And under the constitutional dispensation that we are blessed with, the Auditor-General, who issued the Disallowance and Surcharge, cannot mysteriously disappear. He cannot be shut up. He cannot be arrested or lose his job for doing his work. Rather, people he surcharges (whoever they are) have no option but to work under the principles of constitutionalism and the rule of law, and to challenge the Auditor-General in court.
When, in November 2014, OccupyGhana began the fight to compel the Auditor-General to exercise the constitutionally-mandated powers of Disallowance and Surcharge, our biggest obstacle was the several naysayers who were convinced that we had no case and would lose. But we were confident because our cause was just and our course was right. We were fortified in our simple argument: that where the Constitution donates a power and prescribes the circumstances under which the power is to be exercised, it is a breach of the Constitution if that power is never exercised. We were convinced that especially where the Auditor-General himself issued annual reports showing the routine illegal dissipation of Ghana’s resources, the non-use of the power to check that wrong was in and of itself an abuse of the power. We, therefore, urged the Supreme Court to interpret the empowering word “may” in the Constitution as the imperative “shall,” so that whenever the Auditor-General discovers what he considers to be a wrongful use of Ghana’s money, he would be mandatorily required to disallow and surcharge.
When on 21st June 2016 the Supreme Court came out with a judgment that granted each of the five reliefs we had sought, we knew that the history of public sector accountability in Ghana had changed forever. But the Supreme Court was not done. It gave one further relief that we had not even asked for, as follows: “Finally, the Attorney-General is hereby ordered to take all necessary steps to enforce the decisions or steps taken by the Auditor-General...to ensure compliance including in some cases criminal prosecutions.”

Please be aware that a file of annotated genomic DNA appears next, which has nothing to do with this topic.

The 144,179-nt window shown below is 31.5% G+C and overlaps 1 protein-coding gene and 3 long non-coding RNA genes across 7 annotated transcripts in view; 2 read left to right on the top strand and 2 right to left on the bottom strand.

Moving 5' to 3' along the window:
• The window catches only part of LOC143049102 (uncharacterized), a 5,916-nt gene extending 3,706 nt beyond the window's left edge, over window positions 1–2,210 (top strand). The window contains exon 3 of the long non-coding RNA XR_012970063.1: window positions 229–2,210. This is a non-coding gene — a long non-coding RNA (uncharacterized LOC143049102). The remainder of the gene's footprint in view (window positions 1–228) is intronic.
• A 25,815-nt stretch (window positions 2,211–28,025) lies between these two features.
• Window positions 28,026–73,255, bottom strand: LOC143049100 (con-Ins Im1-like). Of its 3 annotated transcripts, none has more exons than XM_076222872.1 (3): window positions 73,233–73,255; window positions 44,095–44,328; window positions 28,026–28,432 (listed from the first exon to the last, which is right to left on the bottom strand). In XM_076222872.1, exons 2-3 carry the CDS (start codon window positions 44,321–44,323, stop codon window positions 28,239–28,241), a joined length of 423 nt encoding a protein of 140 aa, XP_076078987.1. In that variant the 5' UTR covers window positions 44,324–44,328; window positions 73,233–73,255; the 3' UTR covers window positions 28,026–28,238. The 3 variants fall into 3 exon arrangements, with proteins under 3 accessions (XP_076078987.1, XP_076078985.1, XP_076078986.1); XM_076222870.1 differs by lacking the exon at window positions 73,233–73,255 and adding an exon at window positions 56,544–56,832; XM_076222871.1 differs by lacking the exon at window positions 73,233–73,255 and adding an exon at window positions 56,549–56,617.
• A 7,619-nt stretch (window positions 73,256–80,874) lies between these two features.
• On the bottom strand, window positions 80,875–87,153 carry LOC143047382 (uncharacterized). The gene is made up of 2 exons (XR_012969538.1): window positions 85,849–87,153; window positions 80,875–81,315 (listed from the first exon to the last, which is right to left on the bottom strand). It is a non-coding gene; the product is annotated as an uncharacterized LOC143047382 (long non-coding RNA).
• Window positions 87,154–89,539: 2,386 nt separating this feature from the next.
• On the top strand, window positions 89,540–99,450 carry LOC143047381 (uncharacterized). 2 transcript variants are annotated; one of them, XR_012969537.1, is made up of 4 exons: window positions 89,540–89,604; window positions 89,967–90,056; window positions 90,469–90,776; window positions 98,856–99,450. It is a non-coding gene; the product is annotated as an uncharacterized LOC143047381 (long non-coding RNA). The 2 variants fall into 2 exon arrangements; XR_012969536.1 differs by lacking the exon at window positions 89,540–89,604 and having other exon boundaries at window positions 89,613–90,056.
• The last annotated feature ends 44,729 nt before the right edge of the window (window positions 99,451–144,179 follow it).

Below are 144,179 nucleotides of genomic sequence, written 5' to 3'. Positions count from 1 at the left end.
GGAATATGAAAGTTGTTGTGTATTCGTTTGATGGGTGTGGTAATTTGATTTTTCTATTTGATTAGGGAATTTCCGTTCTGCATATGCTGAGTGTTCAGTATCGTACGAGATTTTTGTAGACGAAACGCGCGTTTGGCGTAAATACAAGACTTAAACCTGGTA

Going to court cost us a lot in terms of energy, time and resources. But Ghana was, and remains the winner from our convictions and resolve.
We do not know, as yet, the legal route that the Senior Minister plans to take in his promised challenge. However, if it is an appeal under the new Order 54A of the High Court (Civil Procedure) Rules, 2004 (CI 47), then we are even more gratified because we were proud to work on and submit the original draft that gestated into the Bill, which was adopted by the Rules of Court Committee and passed by Parliament as the High Court (Civil Procedure) (Amendment) (No. 2) Rules, 2016 (CI 102), and which we have happily named “the OccupyGhana Rules.”
We believe that in the final analysis, if the Auditor-General erred in the Disallowance and Surcharge against the Senior Minister, the court will say so. However, if he was right, the court will also say so and hold the Senior Minister liable to pay the money paid under the transaction to the state.
That is democracy. That is constitutionalism. That is the rule of law. Ultimately, when the story of Ghana is told, it ought to end with three words: “...and Ghana won.”.
Yours in the service of God and Country,